Growing pet-sitter business Rover.com is getting bigger everyday, and will likely continue to do so for the near future as the startup just announced it raised another $65 million in venture capital.
Founded in 2011 and based in Seattle, Rover has conducted several fundraising rounds since then. But the last year has proven to be the most fruitful for the company. Rover received $40 million in investments last October, and with $65 million this month, Rover is sitting on a total of approximately $105 million raised in less than a year.
Led by Spark Capital, new investors in this latest round include Bespoke Strategies and StepStone Group. Existing shareholders include Madrona Venture Group, Menlo Ventures, Foundry Group, OMERS Ventures, and Technology Crossover Ventures.
Megan Quinn, a general partner at Spark Capital, will also join Rover’s board of directors.
“The Rover platform has taken what was once a highly fragmented, distributed network of pet sitters and dog walkers and made arranging care an easy and secure experience,” said Quinn in Thursday’s announcement. “What is particularly unique about Rover is the deep well of vetted, reviewed caretakers they’ve cultivated over time that they can continue to leverage to offer additional services and enter new markets.”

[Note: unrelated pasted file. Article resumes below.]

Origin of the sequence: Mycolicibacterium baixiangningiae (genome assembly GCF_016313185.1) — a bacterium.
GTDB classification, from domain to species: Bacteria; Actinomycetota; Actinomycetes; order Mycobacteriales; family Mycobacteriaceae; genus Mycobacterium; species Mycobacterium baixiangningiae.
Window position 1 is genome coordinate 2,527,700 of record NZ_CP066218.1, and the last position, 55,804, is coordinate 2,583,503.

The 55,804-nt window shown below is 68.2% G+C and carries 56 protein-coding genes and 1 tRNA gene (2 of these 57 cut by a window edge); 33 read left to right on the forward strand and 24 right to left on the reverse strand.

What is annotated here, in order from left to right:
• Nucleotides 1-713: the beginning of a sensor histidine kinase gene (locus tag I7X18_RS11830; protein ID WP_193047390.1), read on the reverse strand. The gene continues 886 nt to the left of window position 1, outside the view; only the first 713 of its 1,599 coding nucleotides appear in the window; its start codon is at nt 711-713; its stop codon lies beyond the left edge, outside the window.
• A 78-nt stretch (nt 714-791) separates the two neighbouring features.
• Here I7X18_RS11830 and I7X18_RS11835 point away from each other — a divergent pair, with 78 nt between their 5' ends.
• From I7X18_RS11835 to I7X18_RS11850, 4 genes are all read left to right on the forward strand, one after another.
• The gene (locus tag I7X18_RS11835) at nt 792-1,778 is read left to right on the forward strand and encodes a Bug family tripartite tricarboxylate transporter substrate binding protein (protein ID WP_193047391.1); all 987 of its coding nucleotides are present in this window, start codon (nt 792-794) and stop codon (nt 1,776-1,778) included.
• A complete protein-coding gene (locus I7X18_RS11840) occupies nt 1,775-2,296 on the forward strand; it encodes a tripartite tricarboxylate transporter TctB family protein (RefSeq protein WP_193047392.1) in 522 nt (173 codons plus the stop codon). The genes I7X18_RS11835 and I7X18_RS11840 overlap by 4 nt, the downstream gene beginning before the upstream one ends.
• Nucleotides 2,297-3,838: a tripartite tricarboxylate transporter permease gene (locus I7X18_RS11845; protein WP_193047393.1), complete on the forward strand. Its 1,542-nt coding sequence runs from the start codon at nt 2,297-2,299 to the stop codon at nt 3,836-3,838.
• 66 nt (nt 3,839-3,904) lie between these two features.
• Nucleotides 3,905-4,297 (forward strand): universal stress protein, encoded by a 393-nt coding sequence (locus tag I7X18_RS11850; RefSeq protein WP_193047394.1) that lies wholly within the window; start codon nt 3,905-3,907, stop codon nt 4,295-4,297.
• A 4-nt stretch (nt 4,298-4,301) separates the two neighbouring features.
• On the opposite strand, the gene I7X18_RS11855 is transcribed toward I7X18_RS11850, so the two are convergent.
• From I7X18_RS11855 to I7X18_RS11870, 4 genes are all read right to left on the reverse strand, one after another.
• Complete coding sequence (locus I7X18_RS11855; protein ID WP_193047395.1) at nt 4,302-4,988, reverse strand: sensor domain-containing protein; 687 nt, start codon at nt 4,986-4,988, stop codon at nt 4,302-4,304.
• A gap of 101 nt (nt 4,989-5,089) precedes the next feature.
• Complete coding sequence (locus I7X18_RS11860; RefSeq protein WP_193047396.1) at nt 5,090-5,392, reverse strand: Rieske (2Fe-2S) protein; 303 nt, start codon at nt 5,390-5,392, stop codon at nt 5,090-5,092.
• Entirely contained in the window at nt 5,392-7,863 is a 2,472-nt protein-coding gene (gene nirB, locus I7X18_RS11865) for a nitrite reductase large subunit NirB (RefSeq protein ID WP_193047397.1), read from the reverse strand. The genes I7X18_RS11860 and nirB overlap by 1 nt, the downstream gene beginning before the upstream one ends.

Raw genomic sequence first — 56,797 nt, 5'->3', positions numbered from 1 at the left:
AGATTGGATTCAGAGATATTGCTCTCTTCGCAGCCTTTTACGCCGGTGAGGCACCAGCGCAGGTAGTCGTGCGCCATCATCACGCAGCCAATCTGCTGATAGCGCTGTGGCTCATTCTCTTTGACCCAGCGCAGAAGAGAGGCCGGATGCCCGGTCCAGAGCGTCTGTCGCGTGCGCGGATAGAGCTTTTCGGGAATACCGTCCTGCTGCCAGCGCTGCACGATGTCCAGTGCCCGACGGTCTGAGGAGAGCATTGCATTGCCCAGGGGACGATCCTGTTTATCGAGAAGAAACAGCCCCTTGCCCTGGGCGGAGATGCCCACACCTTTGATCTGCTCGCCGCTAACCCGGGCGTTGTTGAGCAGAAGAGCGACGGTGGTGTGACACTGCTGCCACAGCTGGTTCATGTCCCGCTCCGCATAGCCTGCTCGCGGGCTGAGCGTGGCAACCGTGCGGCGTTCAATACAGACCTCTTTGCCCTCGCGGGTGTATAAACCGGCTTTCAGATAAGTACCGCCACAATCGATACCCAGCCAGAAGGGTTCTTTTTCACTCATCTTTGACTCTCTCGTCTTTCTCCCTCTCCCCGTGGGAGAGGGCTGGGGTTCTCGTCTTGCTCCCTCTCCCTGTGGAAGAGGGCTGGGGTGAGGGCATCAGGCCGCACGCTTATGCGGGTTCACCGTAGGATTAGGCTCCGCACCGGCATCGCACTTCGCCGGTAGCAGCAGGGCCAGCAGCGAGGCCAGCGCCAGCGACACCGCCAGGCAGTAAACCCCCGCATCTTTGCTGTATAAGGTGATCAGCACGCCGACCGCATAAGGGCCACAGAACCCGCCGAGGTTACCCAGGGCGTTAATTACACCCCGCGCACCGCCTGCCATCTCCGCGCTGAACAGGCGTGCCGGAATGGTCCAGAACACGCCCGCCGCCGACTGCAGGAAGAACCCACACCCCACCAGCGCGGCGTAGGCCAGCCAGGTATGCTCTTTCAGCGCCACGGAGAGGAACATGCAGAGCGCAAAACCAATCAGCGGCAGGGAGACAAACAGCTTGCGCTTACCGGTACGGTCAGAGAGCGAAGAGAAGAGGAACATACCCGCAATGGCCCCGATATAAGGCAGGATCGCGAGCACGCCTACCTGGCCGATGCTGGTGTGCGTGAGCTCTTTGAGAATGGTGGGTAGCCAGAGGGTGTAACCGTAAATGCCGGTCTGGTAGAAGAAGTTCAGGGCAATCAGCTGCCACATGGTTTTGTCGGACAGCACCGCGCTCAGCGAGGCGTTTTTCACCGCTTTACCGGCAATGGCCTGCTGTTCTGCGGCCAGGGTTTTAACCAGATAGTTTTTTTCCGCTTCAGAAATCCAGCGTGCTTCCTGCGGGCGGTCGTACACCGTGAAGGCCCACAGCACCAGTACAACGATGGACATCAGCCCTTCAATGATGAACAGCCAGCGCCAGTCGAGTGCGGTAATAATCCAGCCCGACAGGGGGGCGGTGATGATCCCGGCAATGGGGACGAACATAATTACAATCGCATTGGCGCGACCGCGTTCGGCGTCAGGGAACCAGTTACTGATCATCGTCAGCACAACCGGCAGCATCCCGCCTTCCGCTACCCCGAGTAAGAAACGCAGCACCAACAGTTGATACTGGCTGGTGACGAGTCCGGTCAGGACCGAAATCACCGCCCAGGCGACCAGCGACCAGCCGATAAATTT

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Rover, which touts itself as the largest network of pet sitters and dog walkers nationwide, says it will use the money for international expansion, new services for sitters and owners, and marketing efforts.
The pet tech company has grown rapidly in recent months partially thanks to its acquisition in March of DogVacay, a similar online service advertising to connect pet owners with on-demand pet sitters and dog walkers. Terms of the deal were not disclosed, but the merger did result in the cut of 22 jobs out of DogVacay’s offices in Santa Monica, Calif.
With the rest of DogVacay’s resources now in the fold, Rover expects a 200% increase in net revenue in 2017 as it now tops more than 140,000 sitters across North America, seeing bookings for various services at a rate of one every four seconds.